[edit] Repulsion

Certain squid and small crustaceans use bioluminescent chemical mixtures or bioluminescent bacterial slurries in the same way as many squid use ink. A cloud of luminescence is expelled, confusing or repelling a potential predator while the squid or crustacean escapes to safety. Every species of firefly has larvae that glow to repel predators.

[edit] Communication

Bioluminescence is thought to play a direct role in communication between bacteria (see quorum sensing). It promotes the symbiotic induction of bacteria into host species, and may play a role in colony aggregation.

[edit] Illumination

While most marine bioluminescence is green to blue, the Black Dragonfish produces a red glow. This adaptation allows the fish to see red-pigmented prey, which are normally invisible in the deep ocean environment where red light has been filtered out by the water column [2].

[edit] Biotechnology

Artistic rendering of bioluminescent Antarctic krill (watercolor by Uwe Kils)

Bioluminescent organisms are a target for many areas of research. Luciferase systems are widely used in the field of genetic engineering as reporter genes. Luciferase systems have also been harnessed for biomedical research using bioluminescence imaging.

Vibrio symbiosis with numerous marine invertebrates and fish, namely the Hawaiian Bobtail Squid (Euprymna scolopes), are key experimental model for symbiosis, quorum sensing, and bioluminescence.

The structure of photophores, the light producing organs in bioluminescent organisms, are being investigated by industrial designers.

[edit] Proposed applications of engineered bioluminescence

Some proposed applications of engineered bioluminescence include [3][4]:

  • Glowing trees to line highways to save government electricity bills
  • Christmas trees that do not need lights, reducing danger from electrical fires
  • Agricultural crops and domestic plants that luminesce when they need watering
  • New methods for detecting bacterial contamination of meats and other foods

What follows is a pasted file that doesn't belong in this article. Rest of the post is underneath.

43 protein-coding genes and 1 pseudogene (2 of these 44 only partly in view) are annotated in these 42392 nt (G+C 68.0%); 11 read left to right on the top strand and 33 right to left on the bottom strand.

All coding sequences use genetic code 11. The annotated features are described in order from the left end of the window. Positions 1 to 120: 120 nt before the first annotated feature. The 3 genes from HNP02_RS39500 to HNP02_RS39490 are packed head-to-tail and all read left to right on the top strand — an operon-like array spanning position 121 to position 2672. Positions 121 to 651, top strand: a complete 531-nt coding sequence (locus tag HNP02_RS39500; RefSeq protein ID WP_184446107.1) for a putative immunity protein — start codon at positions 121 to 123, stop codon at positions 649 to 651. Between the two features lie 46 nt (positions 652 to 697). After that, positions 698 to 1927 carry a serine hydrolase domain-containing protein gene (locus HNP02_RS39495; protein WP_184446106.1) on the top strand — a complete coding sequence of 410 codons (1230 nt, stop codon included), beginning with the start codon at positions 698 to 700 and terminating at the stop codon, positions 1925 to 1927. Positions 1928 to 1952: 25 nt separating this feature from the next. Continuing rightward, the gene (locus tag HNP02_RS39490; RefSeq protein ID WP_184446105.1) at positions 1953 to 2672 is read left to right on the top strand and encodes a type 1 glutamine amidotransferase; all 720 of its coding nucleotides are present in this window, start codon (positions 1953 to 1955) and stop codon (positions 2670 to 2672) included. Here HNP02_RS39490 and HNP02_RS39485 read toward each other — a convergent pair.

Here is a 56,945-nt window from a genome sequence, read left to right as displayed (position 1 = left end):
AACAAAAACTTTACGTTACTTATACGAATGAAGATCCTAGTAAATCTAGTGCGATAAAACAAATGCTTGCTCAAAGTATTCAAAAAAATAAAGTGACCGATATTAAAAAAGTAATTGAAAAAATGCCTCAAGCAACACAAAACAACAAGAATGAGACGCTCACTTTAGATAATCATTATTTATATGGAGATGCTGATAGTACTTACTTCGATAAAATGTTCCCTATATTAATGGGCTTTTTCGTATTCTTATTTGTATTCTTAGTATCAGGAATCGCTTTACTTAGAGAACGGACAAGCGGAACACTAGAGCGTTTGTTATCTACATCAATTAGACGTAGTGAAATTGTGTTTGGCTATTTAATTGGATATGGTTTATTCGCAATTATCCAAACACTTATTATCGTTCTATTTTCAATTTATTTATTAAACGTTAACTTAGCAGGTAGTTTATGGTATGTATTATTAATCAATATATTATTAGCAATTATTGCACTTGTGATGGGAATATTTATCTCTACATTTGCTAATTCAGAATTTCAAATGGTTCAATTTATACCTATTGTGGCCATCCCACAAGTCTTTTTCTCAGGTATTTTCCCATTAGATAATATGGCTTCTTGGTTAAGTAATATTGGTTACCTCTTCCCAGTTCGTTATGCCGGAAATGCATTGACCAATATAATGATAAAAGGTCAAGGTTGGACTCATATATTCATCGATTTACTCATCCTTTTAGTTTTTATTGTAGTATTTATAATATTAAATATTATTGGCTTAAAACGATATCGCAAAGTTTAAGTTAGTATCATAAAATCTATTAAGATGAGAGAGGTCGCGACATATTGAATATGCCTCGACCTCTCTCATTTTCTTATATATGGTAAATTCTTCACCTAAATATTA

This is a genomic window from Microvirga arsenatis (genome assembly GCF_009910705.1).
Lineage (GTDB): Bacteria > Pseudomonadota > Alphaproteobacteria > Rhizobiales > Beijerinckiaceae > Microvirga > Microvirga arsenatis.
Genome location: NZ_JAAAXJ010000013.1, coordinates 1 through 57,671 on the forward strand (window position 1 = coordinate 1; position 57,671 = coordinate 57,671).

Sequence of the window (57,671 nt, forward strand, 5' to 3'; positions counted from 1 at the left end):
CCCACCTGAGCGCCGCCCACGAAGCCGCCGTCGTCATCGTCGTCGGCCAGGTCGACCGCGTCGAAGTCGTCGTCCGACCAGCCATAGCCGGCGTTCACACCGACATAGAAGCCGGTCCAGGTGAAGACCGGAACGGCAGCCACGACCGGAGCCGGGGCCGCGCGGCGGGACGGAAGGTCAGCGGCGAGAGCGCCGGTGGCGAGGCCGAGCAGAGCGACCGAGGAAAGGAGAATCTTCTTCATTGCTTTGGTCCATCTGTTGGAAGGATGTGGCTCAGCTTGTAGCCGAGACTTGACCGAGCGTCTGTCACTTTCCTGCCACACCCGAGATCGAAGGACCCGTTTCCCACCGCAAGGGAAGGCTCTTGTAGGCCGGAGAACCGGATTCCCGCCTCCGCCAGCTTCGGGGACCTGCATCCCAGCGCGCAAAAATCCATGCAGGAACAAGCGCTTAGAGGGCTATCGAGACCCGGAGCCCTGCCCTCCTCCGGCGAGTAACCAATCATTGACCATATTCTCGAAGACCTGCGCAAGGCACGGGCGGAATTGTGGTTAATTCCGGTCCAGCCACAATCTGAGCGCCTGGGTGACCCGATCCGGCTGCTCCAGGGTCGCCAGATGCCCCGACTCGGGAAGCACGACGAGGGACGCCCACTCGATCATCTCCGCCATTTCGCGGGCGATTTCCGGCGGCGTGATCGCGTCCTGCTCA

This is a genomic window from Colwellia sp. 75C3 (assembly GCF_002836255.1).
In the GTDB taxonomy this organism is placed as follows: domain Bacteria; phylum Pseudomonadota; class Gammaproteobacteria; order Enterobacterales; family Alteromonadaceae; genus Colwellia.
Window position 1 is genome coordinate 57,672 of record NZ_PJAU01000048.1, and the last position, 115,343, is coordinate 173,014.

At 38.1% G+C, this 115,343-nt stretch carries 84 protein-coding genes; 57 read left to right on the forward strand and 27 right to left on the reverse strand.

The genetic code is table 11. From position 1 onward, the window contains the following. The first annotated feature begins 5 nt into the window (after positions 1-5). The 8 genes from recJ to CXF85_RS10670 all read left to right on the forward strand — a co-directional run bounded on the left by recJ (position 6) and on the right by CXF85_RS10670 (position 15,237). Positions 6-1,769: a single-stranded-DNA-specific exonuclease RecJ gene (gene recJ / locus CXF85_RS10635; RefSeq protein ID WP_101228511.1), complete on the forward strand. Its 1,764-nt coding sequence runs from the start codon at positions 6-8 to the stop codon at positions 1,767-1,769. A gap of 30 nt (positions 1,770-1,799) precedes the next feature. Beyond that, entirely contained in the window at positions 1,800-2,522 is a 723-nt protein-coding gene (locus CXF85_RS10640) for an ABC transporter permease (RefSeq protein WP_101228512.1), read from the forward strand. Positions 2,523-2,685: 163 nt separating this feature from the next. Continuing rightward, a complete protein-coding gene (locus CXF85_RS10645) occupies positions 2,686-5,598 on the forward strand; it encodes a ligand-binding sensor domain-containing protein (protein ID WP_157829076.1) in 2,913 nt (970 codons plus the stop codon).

• Bio-identifiers for escaped convicts and mental patients
  • Detecting bacterial species in suspicious corpses
  • Novelty pets that bioluminesce (rabbits, mice, fish etc.)

[edit] Organisms that bioluminesce

Example of a bioluminescent species of mushroom...
Example of a bioluminescent species of mushroom...
...glowing with the lights off.
...glowing with the lights off.
Firefly (species unknown) with and without flash.

All cells produce some form of bioluminescence within the electromagnetic spectrum, but most are neither visible nor noticeable to the naked eye. Every organism's bioluminescence is unique in wavelength, duration, timing and regularity of flashes. Below follows a list of organisms which have been observed to have visible bioluminescence.

[edit] Terrestrial organisms

[edit] Fish

[edit] Marine invertebrates

[edit] Microorganisms

[edit] See also

[edit] References

  1. ^ Hastings,J.W. Biological diversity, chemical mechanisms, and the evolutionary origins of bioluminescent systems. J. Mol. Evol. 19,309 (1983)
  2. ^ Long-wave sensitivity in deep-sea stomiid dragonfish with far-red bioluminescence: evidence for a dietary origin of the chlorophyll-derived retinal photosensitizer of Malacosteus niger. by R.H. Douglas, C.W. Mullineaux, and J.C. Partridge
  3. ^ Bioluminescent fireflies light way by Ron McAdow
  4. ^ Bioluminescence Questions and Answers

[edit] External links

Personal tools